Differentiating via Features Part 3:

When it comes to automobiles, the most important feature is mobility. A car must continue moving us all the way from point A to point B every time we need it.

Throughout the 80s and 90s, Toyota consistently had the most reliable cars on the road. Consumer reports gave their models top reviews over and over. Honda also developed quite a reputation for reliability. It's no wonder these two manufacturers came to dominate the auto industry. They remembered the most important feature any automobile can have, the ability to move us wherever we want, whenever we want.

When the Prius hit the global market in 2000, Toyota did it again. No other car on the planet could carry 5 people so far on so little gas.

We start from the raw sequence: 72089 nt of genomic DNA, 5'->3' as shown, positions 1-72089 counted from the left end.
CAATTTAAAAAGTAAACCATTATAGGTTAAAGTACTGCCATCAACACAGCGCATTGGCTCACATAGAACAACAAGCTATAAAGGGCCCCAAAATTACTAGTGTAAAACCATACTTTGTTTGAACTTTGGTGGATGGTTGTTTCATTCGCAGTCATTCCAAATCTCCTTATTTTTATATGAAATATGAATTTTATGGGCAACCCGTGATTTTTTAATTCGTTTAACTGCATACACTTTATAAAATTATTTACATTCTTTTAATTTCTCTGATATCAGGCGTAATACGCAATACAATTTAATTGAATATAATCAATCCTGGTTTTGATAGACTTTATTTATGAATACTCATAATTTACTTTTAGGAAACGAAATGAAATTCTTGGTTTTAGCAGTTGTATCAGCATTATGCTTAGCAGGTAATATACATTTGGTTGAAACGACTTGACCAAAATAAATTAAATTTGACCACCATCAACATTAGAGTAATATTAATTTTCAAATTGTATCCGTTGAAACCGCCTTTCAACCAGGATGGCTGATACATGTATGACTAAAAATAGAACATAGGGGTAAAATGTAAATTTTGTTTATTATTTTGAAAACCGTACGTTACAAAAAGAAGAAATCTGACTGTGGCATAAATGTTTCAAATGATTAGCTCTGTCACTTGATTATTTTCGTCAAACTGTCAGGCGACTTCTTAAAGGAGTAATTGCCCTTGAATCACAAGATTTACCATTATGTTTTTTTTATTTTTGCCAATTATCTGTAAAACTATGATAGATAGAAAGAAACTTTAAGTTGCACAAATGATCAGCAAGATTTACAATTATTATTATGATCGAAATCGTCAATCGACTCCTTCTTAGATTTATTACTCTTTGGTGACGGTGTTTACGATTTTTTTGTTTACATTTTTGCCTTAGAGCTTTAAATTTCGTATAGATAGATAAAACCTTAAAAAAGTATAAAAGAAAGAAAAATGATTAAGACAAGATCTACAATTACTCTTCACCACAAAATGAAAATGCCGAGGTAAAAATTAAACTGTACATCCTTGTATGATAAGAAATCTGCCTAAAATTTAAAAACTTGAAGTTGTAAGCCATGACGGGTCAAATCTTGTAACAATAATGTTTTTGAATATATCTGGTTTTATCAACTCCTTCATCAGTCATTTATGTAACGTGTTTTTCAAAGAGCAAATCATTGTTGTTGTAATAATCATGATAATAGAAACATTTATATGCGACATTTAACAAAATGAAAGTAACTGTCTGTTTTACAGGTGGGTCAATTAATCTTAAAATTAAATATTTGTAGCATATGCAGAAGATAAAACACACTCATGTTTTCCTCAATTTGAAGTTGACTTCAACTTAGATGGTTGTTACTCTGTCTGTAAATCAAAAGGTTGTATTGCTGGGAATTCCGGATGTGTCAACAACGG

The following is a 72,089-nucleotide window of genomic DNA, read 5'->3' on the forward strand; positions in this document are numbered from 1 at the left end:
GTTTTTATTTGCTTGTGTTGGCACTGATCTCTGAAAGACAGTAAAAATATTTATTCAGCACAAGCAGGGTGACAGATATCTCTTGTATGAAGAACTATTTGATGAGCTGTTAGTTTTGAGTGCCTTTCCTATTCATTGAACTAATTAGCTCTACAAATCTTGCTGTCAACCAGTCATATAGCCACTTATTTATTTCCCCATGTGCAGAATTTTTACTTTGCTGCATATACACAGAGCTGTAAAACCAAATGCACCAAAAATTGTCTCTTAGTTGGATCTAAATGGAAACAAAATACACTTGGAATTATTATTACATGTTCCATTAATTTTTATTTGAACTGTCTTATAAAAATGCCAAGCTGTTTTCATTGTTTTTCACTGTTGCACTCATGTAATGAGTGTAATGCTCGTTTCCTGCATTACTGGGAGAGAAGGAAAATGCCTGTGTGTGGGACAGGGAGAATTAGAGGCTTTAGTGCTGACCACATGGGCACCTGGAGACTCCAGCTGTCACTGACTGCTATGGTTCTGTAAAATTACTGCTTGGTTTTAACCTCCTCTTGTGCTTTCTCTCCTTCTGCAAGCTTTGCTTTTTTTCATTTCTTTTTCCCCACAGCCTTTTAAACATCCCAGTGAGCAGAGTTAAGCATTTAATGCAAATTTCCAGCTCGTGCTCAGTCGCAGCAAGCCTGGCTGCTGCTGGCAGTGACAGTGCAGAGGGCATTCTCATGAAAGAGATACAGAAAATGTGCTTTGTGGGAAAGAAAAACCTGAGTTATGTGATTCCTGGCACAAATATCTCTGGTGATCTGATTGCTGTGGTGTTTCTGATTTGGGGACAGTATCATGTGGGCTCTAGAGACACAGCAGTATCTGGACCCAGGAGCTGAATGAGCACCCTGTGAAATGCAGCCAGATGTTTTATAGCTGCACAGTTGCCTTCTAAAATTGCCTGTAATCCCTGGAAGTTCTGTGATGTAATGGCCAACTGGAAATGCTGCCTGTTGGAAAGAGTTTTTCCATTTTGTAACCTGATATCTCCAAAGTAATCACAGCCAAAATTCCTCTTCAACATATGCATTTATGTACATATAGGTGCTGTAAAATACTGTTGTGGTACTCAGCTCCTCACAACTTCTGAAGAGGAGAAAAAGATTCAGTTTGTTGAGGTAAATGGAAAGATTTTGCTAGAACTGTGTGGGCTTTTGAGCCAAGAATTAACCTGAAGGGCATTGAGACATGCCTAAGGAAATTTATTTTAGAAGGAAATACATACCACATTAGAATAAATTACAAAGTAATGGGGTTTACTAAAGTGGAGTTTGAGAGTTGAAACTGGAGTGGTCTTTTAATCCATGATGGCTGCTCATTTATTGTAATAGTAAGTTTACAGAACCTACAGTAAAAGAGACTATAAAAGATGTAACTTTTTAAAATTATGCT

Once again, Honda was their only real competitor, but Honda made a crucial error. Their hybrid, the Insight, had only 2 seats. Remember, both companies built their brands on reliably moving people. Toyota's hybrid moved 5. Honda's moved 2. Try moving 3 people and the Honda breaks down. The Prius was simply more reliable in more situations.

At this point, no one can compete. By sticking to their core values and offering a new feature no one else had, Toyota quickly gobbles up market share to become the world's largest automaker.

Of course Toyota has incredible resources. My guess is you will too. Remember, Toyota did not become the world's biggest automaker overnight. They spent decades building a reputation for reliability.

Pick the one thing you're going to become. Keep at it. You don't have to do reliability. Lamborghini does fine without it. Be excitement, or luxury, or quirky, or offensive, or insightful, but be whatever you'd like to do best and stick with it.

Stick with it for decades, and I guarantee we'll take notice. And years down the road, when you finally find the world catching up with your vision, we'll be amazed to suddenly see a power you've known all along.